Radioisotope maker moves $4.6 million closer to start
The National Nuclear Security Administration on Tuesday announced an award of $4.6 million to NorthStar Medical Radioisotopes.
The award will help the company develop site and architectural plans for a facility in Beloit, as well as allow it to start licensing and permitting activities.
NorthStar and the federal government are funding the award equally.
“This award allows us to do everything but construct the facility,” said Glenn Isensee of NorthStar.
Actual construction is expected to start next year with production beginning in 2013.
NorthStar’s technology produces a commercially reliable supply of molybdenum-99. Mo-99, as it is called, decays to produce technetium-99m, which is used in approximately 50,000 nuclear medicine procedures each day in the United States.
Technetium-99m is on a Food and Drug Administration drug shortage list and is used for diagnostic procedures of the heart, kidneys, lungs, liver, spleen, bones and blood flow.
NorthStar’s technology uses naturally occurring molybdenum and avoids any use of uranium. By eliminating the use of uranium as the source material, NorthStar will significantly reduce radioactive waste by-products.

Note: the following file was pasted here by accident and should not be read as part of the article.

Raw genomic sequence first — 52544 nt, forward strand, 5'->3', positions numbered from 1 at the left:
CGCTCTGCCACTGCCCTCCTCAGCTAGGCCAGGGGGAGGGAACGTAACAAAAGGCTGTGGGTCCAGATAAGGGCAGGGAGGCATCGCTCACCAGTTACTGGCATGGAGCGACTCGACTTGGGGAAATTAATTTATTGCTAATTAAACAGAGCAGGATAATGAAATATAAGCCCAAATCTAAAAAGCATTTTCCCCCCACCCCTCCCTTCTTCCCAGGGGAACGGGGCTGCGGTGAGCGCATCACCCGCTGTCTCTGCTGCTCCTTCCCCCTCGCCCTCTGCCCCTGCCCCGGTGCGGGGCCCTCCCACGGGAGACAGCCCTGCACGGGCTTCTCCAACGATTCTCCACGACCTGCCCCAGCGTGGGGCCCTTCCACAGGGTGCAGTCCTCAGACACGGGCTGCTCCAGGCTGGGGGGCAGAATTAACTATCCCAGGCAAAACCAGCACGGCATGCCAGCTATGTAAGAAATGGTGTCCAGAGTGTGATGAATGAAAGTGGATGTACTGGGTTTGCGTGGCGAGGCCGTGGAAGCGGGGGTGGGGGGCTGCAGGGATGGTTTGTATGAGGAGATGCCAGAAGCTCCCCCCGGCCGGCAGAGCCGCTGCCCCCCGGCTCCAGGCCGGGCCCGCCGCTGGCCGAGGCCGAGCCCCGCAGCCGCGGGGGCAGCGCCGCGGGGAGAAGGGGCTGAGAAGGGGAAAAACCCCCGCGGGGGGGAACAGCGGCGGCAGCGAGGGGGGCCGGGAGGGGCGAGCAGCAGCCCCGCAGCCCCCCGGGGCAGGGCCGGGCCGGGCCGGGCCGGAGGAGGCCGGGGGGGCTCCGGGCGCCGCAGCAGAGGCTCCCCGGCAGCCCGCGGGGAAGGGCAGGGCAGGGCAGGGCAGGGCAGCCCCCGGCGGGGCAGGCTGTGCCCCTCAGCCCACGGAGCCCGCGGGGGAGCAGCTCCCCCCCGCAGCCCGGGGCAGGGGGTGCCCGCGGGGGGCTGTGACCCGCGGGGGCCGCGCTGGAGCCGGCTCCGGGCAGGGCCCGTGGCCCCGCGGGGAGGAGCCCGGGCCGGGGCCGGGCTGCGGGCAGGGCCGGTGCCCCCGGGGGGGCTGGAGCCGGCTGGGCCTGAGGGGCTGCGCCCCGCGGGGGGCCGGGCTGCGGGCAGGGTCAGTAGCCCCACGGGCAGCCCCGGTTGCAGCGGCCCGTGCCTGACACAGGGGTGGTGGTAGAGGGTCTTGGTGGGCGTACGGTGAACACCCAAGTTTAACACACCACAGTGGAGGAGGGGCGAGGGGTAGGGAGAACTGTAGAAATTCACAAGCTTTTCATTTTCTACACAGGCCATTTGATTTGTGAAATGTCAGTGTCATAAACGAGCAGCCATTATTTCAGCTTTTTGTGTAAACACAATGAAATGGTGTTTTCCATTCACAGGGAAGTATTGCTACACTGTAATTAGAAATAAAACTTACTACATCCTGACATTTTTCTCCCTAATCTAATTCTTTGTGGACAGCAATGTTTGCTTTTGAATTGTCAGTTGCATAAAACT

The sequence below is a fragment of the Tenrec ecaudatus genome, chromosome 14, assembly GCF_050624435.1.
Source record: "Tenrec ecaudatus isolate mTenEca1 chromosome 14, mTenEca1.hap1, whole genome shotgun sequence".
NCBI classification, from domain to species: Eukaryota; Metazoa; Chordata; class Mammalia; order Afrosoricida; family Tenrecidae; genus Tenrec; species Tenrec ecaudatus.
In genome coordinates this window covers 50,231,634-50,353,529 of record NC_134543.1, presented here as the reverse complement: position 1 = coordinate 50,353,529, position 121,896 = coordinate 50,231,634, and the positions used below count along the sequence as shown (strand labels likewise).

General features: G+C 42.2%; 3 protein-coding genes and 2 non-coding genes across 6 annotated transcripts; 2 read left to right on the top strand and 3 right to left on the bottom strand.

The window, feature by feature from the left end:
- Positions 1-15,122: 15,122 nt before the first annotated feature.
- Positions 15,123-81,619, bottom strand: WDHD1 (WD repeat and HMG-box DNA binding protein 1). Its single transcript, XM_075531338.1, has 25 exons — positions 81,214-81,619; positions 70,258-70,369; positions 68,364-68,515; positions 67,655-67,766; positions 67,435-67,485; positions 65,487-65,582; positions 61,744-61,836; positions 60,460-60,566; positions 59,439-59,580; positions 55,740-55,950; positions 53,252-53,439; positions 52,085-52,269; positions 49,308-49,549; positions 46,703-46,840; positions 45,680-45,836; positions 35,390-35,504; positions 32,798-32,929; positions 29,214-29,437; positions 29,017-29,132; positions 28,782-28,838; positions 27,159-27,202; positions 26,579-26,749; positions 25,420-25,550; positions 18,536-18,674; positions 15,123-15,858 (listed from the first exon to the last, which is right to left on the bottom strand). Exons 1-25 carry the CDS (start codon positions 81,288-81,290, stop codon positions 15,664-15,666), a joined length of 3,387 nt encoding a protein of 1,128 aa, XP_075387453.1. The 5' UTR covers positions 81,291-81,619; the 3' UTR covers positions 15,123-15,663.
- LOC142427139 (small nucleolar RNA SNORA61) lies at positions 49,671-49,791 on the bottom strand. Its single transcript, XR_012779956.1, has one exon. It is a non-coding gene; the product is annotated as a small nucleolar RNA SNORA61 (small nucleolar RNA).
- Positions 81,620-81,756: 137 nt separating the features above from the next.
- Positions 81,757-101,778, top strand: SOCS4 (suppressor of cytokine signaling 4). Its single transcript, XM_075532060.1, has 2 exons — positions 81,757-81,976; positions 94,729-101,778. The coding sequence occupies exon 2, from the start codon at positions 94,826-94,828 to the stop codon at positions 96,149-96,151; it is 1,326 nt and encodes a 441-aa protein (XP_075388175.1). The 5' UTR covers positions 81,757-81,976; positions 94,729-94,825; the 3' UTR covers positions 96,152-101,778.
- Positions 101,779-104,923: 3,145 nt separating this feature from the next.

The United States does not have a domestic production capability for Mo-99 and must import 100 percent of its supply from foreign producers, most of whom use highly enriched uranium in their production processes.
This week’s award is the second in a commitment that could reach $25 million, Isensee said. So far, NorthStar has received $5.6 million, and the next award likely will be targeted toward construction of the facility, he said.
“NorthStar is pleased to have the National Nuclear Security Administration recognize the potential of NorthStar’s technologies to solve the molybdenum-99 shortages that for the past four years have intermittently created shortages that limited some diagnostic testing and may continue to do so,” said George P. Messina, NorthStar’s president.
In addition to NorthStar, NNSA has partnered with three other domestic companies.
“NNSA is committed to supporting a diverse set of technologies for the establishment of a reliable supply of molybdenum-99 produced here in the United States without the use of highly enriched uranium,” said Anne Harrington, deputy administrator for Defense Nuclear Nonproliferation.
“We are committed to supporting the technical advancement of commercial partners to meet the needs of the U.S. medical community while simultaneously advancing nonproliferation objectives and the minimization of civilian use of HEU worldwide.”